“There's a sense that we're much closer to the end of this than to the beginning.”
Federal Reserve Chair Jerome Powell after the U.S. central bank announced a quarter-point increase in a key borrowing rate, bringing the rate to its highest level in 16 years.
may 4, 2023
What To Know: On Wednesday, the Federal Reserve raised the federal funds rate – a key borrowing rate – to [between] 5 percent to 5.25 percent. This marks the tenth time the nation's central bank has raised rates since March of 2022 as they attempt to cool the economy and combat elevated inflation (when your dollar buys you less). The federal funds rate impacts other borrowing rates, and can make it more expensive for both businesses and individuals to borrow money.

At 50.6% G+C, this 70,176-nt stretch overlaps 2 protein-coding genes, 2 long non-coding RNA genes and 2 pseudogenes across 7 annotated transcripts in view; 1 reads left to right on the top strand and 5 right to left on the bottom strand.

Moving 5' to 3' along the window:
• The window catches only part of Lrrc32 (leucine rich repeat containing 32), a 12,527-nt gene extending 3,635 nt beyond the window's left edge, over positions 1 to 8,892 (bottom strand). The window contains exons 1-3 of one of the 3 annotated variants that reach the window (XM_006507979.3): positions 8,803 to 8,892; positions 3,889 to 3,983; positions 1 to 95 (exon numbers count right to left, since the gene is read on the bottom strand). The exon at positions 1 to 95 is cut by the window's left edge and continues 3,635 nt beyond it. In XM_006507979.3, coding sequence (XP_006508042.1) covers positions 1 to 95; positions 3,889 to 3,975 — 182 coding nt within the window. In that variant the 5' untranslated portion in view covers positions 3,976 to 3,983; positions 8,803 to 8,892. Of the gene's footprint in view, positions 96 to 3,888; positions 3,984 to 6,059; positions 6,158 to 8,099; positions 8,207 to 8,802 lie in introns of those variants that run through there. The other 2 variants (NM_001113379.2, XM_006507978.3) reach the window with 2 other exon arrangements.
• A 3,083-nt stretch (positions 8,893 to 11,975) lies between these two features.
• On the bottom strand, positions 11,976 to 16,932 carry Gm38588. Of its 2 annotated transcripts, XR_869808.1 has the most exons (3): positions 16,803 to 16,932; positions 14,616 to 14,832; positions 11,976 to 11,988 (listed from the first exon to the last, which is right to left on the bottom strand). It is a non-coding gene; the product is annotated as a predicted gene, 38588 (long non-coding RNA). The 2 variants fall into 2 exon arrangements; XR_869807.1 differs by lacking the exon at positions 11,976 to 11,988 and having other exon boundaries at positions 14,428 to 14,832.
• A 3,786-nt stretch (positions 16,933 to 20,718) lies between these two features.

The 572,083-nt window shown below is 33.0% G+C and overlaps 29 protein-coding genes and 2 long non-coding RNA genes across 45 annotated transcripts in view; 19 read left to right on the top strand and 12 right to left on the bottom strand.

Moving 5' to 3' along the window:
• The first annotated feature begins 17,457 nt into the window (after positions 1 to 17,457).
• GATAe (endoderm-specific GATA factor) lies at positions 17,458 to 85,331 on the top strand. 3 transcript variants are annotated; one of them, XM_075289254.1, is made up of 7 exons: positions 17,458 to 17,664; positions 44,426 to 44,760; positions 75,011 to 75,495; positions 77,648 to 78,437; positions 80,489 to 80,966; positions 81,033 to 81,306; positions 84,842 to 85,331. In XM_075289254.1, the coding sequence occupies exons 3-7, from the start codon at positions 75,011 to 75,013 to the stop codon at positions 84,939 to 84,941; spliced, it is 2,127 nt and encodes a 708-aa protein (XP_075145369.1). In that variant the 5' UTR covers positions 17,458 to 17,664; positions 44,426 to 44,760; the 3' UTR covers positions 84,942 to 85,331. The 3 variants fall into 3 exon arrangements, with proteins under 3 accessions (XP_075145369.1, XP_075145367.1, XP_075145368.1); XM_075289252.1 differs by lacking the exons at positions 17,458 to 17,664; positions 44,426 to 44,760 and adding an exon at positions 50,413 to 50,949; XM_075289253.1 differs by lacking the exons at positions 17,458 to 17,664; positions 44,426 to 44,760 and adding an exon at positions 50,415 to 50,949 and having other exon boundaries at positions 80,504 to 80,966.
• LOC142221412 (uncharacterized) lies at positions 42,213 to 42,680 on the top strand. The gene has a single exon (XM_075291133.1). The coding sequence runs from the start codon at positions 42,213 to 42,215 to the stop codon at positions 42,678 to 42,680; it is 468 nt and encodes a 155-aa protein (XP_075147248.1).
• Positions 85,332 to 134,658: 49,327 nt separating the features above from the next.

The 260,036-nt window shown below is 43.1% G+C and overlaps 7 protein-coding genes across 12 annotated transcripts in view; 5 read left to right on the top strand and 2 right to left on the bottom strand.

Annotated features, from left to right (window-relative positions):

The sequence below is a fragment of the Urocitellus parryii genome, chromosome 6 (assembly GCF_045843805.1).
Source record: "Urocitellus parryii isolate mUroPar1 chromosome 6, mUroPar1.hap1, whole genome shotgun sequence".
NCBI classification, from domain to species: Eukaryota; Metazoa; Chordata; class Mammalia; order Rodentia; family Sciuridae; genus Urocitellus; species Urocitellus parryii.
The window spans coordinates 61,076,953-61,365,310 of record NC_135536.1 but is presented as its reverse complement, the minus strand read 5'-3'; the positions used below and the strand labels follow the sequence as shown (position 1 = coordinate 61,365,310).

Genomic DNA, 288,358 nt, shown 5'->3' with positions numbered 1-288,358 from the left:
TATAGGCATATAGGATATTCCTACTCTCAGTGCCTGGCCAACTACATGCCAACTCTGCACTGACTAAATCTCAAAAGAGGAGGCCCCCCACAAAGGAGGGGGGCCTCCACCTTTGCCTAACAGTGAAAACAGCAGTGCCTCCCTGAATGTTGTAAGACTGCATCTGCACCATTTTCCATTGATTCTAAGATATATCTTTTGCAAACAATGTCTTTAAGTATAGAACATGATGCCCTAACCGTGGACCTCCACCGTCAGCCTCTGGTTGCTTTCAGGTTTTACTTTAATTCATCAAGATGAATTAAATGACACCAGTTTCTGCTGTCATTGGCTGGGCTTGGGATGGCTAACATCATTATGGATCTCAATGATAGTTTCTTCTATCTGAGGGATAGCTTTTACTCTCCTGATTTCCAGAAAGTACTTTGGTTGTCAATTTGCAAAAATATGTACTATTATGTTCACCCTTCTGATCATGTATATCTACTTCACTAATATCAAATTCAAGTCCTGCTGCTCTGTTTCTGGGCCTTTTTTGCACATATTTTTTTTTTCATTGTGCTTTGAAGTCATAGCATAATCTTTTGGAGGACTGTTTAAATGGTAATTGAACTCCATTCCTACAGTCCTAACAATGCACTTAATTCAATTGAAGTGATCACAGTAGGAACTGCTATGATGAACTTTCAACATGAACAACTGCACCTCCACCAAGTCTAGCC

The Associated Press explains: "The Fed’s rate increases since March 2022 have more than doubled mortgage rates, elevated the costs of auto loans, credit card borrowing and business loans and heightened the risk of a recession." (Learn more here: Recession: What Is It and What Causes It)
Looking Ahead: Many economists say Federal Reserve officials may pause rate increases at their next meeting in June. On Wednesday, Powell said it will be "an ongoing assessment" as to whether future rate hikes are implemented; this "ongoing assessment" will be based on incoming economic data (such as what's happening in the labor market) as well as monitoring the recent banking turmoil in the U.S.
Fed raises key rate but hints it may pause amid bank turmoil (The Associated Press)
How a Fed increase could affect credit card debt, auto loans (The Associated Press)
Read our report on the latest inflation data for March 2023 HERE